In December 2018, Ressa turned herself in on charges of tax evasion. The charges, which she has denied, were filed while she was overseas receiving a press freedom award. When she returned to Manila, she posted bail, avoiding jail time.
There have since been more charges. In her most high-profile case, in 2020, Ressa and a former researcher were found guilty of cyber-libel, which was decried by press freedom advocates as having a chilling effect in the nation.
The case centered on a 2012 article written by then-Rappler researcher Reynaldo Santos Jr. that cited an intelligence report linking Philippine business executive Wilfredo Keng to trafficking and drug smuggling. Keng denied the allegations and filed a complaint in 2017.
“To the Filipinos watching this, this is not just about Rappler,” Ressa said after the hearing, her voice breaking. “This is not about us. This is about you. Because freedom of the press is the foundation of every single right you have as a Filipino citizen.”
Rappler argued that Ressa did not edit the article herself, as her role as executive editor does not entail day-to-day editorial operations. Analysts and advocates have said the decision to lodge the case against Ressa, rather than the editors involved, demonstrated that officials were targeting her. Many saw the charges as politically motivated.
The case had many peculiarities, including that the article was published four months before a 2012 cyber-libel measure was signed into law by then-President Benigno Aquino III. Though laws cannot be applied retroactively, the Justice Department argued that the article was “republished,” and thus had reentered jurisdiction, after a Rappler staffer fixed a typographical error — correcting the spelling of “evasion” — in 2014.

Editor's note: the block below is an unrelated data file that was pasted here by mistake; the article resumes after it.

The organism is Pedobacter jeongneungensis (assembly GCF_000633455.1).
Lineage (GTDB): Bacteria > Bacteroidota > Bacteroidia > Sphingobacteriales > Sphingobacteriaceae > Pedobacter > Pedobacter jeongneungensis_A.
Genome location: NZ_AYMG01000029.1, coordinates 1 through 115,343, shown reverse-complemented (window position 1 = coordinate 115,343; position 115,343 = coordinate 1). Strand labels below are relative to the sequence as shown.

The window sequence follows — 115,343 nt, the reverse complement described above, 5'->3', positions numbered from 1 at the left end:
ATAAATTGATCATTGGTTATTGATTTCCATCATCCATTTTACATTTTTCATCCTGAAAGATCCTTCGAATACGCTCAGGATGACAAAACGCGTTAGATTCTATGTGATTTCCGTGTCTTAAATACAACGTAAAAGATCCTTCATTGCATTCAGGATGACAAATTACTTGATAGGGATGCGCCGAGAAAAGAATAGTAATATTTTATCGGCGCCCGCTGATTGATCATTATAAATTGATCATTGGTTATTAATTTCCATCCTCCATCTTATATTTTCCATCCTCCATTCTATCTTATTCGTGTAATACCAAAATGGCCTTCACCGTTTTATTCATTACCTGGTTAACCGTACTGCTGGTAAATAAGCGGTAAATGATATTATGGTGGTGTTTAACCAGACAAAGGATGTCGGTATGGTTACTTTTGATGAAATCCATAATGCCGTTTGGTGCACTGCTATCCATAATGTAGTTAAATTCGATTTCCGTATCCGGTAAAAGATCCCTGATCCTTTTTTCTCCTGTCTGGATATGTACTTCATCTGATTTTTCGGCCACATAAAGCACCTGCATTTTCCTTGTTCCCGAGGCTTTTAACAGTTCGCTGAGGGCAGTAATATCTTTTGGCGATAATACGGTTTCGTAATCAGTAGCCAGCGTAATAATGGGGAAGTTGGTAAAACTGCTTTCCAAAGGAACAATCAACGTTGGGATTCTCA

After being found guilty, Ressa and Santos faced between six months and six years in prison but were allowed to post bail, pending an appeal. They were also ordered to pay almost $8,000 in damages.
What did the case mean for press freedom?
Philippine authorities have denied there are political motivations behind any of the moves, but both within and beyond the Philippines, the targeting of a prominent Duterte critic has been seen as a test of Philippine democracy.
Since winning the presidency in 2016, Duterte has consolidated his sway over security forces, Congress and the Supreme Court. The country’s free press is seen as a critical check on his power — should it remain free, that is.
Ressa has played a key role in raising awareness about threats to journalists at home and abroad. For her work, she was part of a group of reporters named Time magazine’s 2018 Person of the Year. She was also part of a group invited to New York’s Times Square on New Year’s Eve alongside the Committee to Protect Journalists.
Reporters and rights groups worried that the sight of one of the Philippines’ most influential journalists being escorted to jail would have a chilling effect in the Philippines and across the region.
At the peak of online harassment against her — the likely work of paid troll farms — Ressa recorded nearly 100 hate messages an hour sent to her on social media after Rappler ran an investigative series on the weaponizing of social media.
Rappler has continued to do pioneering reporting on cyber-harassment, online trolls, disinformation, and state misconduct, corruption and violence.
Paul Schemm in London, Shibani Mahtani in Hong Kong and Regine Cabato in Manila contributed to this report, which is an updated version of a story published originally in 2019.